6 To Dos Before Applying for a Job In Aviation

If you’re reading this article, odds are you already made one of the best decisions of your professional life—you’re pursuing a career in aviation.

But what does it take to land a job where you can dig into tough problems, solve those problems with innovative solutions, and learn new skills every day?

To find out, we sat down with 3 employees at Lockheed Martin and pulled together their best advice to help you kick start your job hunt.

 

1     Invest in yourself

Seek opportunities to build new skills. Consider joining professional networks, such as National Aeronautics Association, the American Society of Civil Engineers, or the Society of Women Engineers and participate in their conferences.

Not only will you build new skills, but you will have the opportunity to network with potential employers along the way.

And once you get a job at Lockheed Martin, you’ll be able to continue that skills development.

 

2     line up examples

Develop a list of examples that illustrate how you have put your skills into action, whether via a degree program, work experience or even extra-curricular activities.

Preparing specific, concrete examples is vital. But, it’s also key to remember that saying you have done something isn’t enough—you need to articulate what you achieved and learned from the experience.

 

3     tailor your resume keywords

Today, a majority of companies have adopted applicant tracking systems that scan online applications for keywords, letting recruiters focus on the top-ranking candidates. For your application to rank well, your resumes needs to contain the right keywords.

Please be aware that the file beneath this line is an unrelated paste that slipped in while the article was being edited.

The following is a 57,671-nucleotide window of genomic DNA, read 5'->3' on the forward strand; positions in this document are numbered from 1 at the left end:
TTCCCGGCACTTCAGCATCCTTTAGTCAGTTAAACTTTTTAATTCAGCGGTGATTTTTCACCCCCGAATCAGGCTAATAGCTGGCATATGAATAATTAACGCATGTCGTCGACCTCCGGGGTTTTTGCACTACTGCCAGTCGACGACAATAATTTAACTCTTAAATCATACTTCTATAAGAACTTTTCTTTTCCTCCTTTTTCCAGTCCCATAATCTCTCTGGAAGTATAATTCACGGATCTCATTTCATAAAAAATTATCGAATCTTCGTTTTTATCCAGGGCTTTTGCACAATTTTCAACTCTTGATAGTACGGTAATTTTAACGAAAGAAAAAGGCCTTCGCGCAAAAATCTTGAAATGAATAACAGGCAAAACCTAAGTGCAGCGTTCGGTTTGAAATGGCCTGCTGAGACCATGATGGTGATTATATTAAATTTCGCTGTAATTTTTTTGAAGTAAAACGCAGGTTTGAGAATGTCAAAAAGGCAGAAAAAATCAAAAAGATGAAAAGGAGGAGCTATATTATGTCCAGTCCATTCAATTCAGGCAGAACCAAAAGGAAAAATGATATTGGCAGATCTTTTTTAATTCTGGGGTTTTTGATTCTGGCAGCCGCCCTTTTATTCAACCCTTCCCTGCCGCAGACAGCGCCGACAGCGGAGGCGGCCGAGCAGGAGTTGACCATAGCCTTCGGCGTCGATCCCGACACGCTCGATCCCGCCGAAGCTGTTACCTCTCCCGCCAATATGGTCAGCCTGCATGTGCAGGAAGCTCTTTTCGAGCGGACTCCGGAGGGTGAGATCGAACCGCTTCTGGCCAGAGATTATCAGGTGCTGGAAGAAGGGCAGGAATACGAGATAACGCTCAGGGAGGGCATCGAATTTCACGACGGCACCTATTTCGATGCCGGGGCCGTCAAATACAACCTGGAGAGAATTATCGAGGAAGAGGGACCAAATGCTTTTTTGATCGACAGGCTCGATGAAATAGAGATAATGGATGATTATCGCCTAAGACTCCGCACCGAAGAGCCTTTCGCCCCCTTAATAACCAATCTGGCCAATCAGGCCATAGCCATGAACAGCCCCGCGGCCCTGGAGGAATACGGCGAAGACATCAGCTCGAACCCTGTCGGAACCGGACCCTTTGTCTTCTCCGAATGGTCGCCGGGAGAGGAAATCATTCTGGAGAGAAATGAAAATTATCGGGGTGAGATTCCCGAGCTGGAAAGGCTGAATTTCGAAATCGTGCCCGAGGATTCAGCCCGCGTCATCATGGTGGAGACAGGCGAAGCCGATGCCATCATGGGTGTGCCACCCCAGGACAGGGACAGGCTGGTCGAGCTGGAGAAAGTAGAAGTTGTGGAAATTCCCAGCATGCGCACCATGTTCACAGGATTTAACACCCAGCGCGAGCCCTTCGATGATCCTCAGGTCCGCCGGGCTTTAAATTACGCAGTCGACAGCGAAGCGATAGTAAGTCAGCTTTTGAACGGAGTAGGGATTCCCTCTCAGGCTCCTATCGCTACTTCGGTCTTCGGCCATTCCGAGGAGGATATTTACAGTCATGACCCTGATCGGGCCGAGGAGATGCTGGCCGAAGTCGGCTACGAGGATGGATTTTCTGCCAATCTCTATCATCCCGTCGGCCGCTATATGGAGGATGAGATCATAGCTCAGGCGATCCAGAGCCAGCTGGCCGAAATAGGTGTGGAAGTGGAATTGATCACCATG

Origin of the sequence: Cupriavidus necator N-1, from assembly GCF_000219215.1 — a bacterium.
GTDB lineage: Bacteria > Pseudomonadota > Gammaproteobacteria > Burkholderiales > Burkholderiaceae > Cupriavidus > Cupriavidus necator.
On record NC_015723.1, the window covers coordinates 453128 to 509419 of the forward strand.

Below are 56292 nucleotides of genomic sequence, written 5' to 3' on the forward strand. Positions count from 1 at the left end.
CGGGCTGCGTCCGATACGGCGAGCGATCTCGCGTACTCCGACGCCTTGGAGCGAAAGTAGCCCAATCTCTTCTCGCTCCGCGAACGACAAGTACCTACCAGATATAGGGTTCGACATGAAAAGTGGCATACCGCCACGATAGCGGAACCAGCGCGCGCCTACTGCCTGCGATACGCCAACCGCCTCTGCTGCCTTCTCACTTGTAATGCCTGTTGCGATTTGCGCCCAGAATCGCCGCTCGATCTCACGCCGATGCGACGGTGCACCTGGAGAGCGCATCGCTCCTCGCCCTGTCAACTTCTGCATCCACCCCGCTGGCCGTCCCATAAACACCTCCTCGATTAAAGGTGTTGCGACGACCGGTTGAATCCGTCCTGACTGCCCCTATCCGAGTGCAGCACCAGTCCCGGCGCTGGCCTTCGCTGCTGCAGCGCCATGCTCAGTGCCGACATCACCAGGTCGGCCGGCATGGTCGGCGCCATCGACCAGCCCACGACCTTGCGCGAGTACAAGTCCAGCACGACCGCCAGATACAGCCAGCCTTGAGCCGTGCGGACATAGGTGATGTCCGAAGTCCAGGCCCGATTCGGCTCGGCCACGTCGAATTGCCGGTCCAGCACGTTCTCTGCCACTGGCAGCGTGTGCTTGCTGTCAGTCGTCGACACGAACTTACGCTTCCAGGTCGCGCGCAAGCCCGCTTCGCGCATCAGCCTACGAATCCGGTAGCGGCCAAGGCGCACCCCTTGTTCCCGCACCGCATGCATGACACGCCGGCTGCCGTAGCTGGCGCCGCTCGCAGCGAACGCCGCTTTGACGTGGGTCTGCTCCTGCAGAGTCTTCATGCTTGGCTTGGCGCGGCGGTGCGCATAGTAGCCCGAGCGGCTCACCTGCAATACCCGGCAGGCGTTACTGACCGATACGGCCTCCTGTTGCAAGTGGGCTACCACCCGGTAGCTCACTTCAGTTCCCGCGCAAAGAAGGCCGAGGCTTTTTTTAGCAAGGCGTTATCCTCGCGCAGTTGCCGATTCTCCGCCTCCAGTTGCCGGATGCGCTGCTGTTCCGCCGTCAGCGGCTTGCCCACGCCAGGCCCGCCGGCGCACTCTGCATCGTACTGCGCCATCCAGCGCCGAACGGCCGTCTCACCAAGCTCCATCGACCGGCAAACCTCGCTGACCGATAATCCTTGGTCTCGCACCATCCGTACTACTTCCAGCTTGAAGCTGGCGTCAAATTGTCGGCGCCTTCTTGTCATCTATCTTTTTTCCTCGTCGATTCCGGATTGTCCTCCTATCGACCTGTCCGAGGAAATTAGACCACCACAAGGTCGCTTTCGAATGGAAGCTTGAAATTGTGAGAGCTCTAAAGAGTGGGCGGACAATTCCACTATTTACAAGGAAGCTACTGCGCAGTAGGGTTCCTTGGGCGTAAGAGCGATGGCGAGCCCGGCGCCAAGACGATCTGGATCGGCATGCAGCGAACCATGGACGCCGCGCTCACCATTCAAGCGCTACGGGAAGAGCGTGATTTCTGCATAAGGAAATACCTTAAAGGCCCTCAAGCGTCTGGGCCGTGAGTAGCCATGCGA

Your best bet is to tailor your resume and cover letter content to the exact way the job description is written.

Let's say you’re applying for this aeronautical engineer role. You’d likely want to incorporate keywords like structural analysis, modeling, aircraft loads, and airframe manufacture.  

 

4     build a career portfolio asset

Sell yourself by creating a career portfolio that gives employers a way to learn more about you, even before the interview begins. A great portfolio typically includes:
  • A bio page, which sums up your strengths, projects, and education
  • Your resume
  • Testimonials or recommendations from people you’ve worked closely with, such as former employers, professors or clients
  • Evidence of your technical skills. This might be examples of past projects, completed courses or unique certifications.
  • Evidence of your non-technical skills. When describing your past roles, explain how your work directly benefitted the business.

 

5     do your homework

While it might be a no-brainer, know a company inside and out before applying or interviewing. Some of the best ways to research a company include:

 

6     research interview formats

Each company you interview with will likely have a different interview style. No matter the format, it’s important to be prepare, confident and flexible. Here’s a list of the most common interview formats:
  • Behavioral questions task you with describing real situations from the past
  • Case questions ask you to evaluate real-life issues the company has or might face in the future
  • Resume-based questions come directly from your resume and focus on education, experiences and activities
  • Technical questions test your problem solving and mathematical reasoning abilities

 

Lockheed Martin has multiple job offerings working on its commercial aircraft that are designed to travel where there are no roads—or even a runway. Learn More


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